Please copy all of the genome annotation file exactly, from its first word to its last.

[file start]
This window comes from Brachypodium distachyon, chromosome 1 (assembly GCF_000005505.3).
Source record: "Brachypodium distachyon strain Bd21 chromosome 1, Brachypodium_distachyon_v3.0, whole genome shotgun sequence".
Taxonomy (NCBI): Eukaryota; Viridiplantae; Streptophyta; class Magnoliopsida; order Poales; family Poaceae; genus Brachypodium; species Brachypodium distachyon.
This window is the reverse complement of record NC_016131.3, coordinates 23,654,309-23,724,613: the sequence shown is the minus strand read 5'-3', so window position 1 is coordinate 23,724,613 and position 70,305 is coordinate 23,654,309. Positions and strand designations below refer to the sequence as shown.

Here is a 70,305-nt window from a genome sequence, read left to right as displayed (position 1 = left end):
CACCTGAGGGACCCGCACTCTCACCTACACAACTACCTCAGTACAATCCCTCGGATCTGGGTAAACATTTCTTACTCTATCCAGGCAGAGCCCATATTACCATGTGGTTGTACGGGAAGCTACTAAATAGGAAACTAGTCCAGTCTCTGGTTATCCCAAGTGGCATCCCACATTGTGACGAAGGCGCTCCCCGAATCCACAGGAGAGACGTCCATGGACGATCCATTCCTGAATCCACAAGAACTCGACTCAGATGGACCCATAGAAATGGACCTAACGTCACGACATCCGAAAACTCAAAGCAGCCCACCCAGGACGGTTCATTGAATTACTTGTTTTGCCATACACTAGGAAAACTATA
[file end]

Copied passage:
This window comes from Brachypodium distachyon, chromosome 1 (assembly GCF_000005505.3).
Source record: "Brachypodium distachyon strain Bd21 chromosome 1, Brachypodium_distachyon_v3.0, whole genome shotgun sequence".
Taxonomy (NCBI): Eukaryota; Viridiplantae; Streptophyta; class Magnoliopsida; order Poales; family Poaceae; genus Brachypodium; species Brachypodium distachyon.
This window is the reverse complement of record NC_016131.3, coordinates 23,654,309-23,724,613: the sequence shown is the minus strand read 5'-3', so window position 1 is coordinate 23,724,613 and position 70,305 is coordinate 23,654,309. Positions and strand designations below refer to the sequence as shown.

Here is a 70,305-nt window from a genome sequence, read left to right as displayed (position 1 = left end):
CACCTGAGGGACCCGCACTCTCACCTACACAACTACCTCAGTACAATCCCTCGGATCTGGGTAAACATTTCTTACTCTATCCAGGCAGAGCCCATATTACCATGTGGTTGTACGGGAAGCTACTAAATAGGAAACTAGTCCAGTCTCTGGTTATCCCAAGTGGCATCCCACATTGTGACGAAGGCGCTCCCCGAATCCACAGGAGAGACGTCCATGGACGATCCATTCCTGAATCCACAAGAACTCGACTCAGATGGACCCATAGAAATGGACCTAACGTCACGACATCCGAAAACTCAAAGCAGCCCACCCAGGACGGTTCATTGAATTACTTGTTTTGCCATACACTAGGAAAACTATA